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Jackson v. Asuncion

United States District Court, C.D. California

April 24, 2017

STEPHEN JACKSON, Petitioner,
v.
DEBBIE ASUNCION, Warden, Respondent.

          ORDER DISMISSING HABEAS ACTION

          JOSEPHINE L. STATON UNITED STATES DISTRICT JUDGE

         The Court summarily dismisses this action pursuant to 28 U.S.C. § 2243 as successive, untimely, and procedurally barred on its face.

         * * *

         1. This is a state habeas action. In 2005, Petitioner was convicted of rape and numerous other sexual offenses and sentenced to 83 years to life in prison. This action represents Petitioner's seventh federal habeas action in this Court.[1] Although not clearly pled, the current habeas petition claims that Petitioner is actually innocent of the sexual assaults. He also appears to complain about aspects of the identification testimony against him at trial. Notably, Petitioner identifies no newly discovered evidence regarding his convictions as the basis for his actual innocence claim.

         2. In the course of Petitioner's previous habeas actions (CV 12-8210, 15-1354, 15-4300), Magistrate Judge Wilner expressly informed Petitioner that he needed permission from the United States Court of Appeals for the Ninth Circuit before pursuing a successive habeas case. As with those actions, the current petition was not accompanied by a certificate from the Court of Appeals authorizing a successive habeas action.

         3. Additionally, when Petitioner presented his new “claims” in habeas actions in the state supreme court, that court denied review by citation to In re Robbins, 18 Cal.4th 770, 780 (1998), and In re Clark, 5 Cal.4th 750, 767-769 (1993). (Docket # 1 at 32.) These citations signaled that Petitioner's habeas filing was untimely as a matter of California law. Walker v. Martin, __ U.S.__, 131 S.Ct. 1120, 1125 (2011).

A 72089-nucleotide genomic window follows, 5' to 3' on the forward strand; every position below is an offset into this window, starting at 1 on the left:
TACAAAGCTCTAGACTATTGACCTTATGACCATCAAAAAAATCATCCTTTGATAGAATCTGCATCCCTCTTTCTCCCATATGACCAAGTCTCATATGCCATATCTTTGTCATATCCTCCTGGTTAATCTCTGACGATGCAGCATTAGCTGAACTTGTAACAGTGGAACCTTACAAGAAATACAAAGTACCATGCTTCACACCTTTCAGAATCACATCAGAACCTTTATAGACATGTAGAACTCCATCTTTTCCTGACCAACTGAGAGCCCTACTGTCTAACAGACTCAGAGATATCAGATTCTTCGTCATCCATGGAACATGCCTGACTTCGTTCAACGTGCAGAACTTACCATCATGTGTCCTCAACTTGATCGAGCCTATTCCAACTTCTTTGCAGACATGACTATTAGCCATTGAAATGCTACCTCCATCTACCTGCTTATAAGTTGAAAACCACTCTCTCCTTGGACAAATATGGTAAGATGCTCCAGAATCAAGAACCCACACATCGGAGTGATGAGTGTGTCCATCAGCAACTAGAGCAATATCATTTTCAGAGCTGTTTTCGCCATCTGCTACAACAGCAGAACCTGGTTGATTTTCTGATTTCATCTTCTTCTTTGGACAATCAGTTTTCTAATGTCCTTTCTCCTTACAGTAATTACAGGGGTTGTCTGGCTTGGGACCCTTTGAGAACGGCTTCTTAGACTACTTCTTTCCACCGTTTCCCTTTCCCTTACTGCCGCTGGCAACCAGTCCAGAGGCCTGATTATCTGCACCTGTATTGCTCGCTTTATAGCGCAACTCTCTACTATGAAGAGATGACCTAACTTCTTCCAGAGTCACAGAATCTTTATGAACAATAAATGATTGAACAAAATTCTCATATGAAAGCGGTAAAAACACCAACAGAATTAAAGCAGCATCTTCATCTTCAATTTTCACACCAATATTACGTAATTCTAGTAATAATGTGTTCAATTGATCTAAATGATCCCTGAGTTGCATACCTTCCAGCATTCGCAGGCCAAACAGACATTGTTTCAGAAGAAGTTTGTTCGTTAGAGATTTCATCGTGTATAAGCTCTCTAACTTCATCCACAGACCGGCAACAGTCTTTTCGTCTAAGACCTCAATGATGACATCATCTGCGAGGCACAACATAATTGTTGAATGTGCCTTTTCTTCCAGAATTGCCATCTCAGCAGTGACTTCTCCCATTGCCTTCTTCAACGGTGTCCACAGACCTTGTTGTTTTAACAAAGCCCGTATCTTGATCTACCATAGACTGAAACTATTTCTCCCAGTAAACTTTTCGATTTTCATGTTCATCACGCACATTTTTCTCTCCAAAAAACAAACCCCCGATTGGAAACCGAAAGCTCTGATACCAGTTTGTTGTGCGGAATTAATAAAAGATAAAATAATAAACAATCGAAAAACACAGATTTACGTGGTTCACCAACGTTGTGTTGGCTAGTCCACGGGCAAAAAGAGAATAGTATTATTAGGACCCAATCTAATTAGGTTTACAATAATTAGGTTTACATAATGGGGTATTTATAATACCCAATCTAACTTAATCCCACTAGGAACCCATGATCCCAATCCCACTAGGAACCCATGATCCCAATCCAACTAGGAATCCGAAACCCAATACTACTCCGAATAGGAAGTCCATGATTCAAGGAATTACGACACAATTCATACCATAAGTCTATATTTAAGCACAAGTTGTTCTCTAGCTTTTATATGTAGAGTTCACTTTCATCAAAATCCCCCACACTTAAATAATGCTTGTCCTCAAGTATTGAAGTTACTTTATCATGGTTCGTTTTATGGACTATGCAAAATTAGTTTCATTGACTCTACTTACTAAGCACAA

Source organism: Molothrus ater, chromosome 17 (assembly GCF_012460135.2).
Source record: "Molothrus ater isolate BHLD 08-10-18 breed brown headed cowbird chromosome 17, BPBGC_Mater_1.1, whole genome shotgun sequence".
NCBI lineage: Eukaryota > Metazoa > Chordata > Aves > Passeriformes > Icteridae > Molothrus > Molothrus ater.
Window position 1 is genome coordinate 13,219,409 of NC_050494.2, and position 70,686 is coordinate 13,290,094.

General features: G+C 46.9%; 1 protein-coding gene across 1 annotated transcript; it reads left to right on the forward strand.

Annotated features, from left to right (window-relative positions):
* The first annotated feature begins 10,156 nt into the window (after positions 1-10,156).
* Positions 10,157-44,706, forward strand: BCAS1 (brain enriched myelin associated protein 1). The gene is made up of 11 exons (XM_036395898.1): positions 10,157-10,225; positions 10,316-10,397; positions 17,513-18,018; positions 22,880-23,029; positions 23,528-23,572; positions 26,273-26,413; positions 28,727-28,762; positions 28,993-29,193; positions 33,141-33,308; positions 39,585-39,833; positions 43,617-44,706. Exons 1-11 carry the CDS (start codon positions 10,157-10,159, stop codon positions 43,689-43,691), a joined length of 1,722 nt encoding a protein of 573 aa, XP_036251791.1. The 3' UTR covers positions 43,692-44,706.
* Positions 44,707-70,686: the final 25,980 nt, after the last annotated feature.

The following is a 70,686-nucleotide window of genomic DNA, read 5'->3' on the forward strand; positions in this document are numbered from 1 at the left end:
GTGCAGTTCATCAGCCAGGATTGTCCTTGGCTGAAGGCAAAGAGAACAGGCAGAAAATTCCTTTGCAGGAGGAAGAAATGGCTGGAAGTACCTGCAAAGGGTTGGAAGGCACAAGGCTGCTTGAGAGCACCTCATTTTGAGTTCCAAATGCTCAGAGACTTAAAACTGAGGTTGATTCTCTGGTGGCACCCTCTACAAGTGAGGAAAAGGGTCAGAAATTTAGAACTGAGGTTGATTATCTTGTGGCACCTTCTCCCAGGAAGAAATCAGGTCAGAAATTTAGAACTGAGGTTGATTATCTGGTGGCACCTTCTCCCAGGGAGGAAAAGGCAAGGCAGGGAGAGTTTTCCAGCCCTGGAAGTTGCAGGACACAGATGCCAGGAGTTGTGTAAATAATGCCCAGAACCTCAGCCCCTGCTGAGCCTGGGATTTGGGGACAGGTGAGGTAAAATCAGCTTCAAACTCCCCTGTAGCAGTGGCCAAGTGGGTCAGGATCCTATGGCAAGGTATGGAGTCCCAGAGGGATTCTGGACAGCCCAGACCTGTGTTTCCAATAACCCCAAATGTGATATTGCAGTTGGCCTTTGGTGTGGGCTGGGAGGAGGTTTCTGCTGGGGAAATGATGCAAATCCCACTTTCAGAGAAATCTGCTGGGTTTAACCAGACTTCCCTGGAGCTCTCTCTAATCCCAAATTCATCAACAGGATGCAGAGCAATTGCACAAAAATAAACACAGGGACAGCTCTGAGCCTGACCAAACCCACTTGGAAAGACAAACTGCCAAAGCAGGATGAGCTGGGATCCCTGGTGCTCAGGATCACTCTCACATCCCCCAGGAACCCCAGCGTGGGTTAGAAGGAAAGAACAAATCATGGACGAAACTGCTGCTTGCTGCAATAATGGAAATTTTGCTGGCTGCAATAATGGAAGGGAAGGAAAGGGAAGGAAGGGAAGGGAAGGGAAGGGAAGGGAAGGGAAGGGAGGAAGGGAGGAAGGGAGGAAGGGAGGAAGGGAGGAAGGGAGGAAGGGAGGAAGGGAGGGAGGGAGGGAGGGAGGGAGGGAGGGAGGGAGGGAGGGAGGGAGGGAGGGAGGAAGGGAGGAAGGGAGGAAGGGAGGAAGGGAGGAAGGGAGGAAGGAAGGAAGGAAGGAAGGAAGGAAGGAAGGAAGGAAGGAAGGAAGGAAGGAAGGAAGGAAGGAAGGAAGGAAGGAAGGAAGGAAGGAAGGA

* * *

         4. If it “appears from the application that the applicant or person detained is not entitled” to habeas relief, a court may dismiss a habeas action without ordering service on the responding party. 28 U.S.C. § 2243; see also Rule 4 of Rules Governing Section 2254 Cases in United States District Courts (petition may be summarily dismissed if petitioner plainly not entitled to relief); Local Civil Rule 72-3.2 (magistrate judge may submit proposed order for summary dismissal to district judge “if it plainly appears from the face of the petition [ ] that the petitioner is not entitled to relief”).

         5. Petitioner's seventh habeas action is subject to summary dismissal. The action is an unauthorized successive petition for which - despite the Court's previous warnings - Petitioner did not apply to the circuit court for permission to pursue. A prisoner must obtain authorization from the Court of Appeals to pursue such a successive habeas petition before the new petition may be filed in district court. 28 U.S.C. § 2244(b)(3); Burton v. Stewart, 549 U.S. 147 (2007) (dismissing successive petition for failure to obtain authorization from court of appeals).

         6. Additionally, Petitioner's action is facially time-barred under AEDPA and procedurally-barred from federal review. A habeas litigant is obliged to commence an action within one year of the conviction becoming final. 28 U.S.C. § 2244. Petitioner filed his current action over a decade after his conviction became final. His vague claims of actual innocence are insufficient to render his action timely.

         7. Moreover, the state supreme court's determination that his state habeas action was untimely (the Clark/Robbins order) means his action is procedurally barred in federal court. In Walker, the Supreme Court unanimously and expressly held that California's untimeliness bar for habeas petitions is an adequate and independent state procedural ground that bars relief in federal court. Walker, 131 S.Ct. at 1124. Therefore, when a California court bases a denial of a habeas petition on Clark or Robbins, a prisoner is defaulted under AEDPA from pursuing consideration of those claims on federal habeas review. Id.; see also Alvarez v. Wong, 425 F. App'x 652 (9th Cir. 2011) (applying Walker to affirm dismissal of petition that was untimely in state court).

         The current action is successive, untimely, and is procedurally barred. The petition is subject to summary dismissal. Because the Court does not have jurisdiction to consider Petitioner's claims, the action is DISMISSED without prejudice.

         IT IS ...


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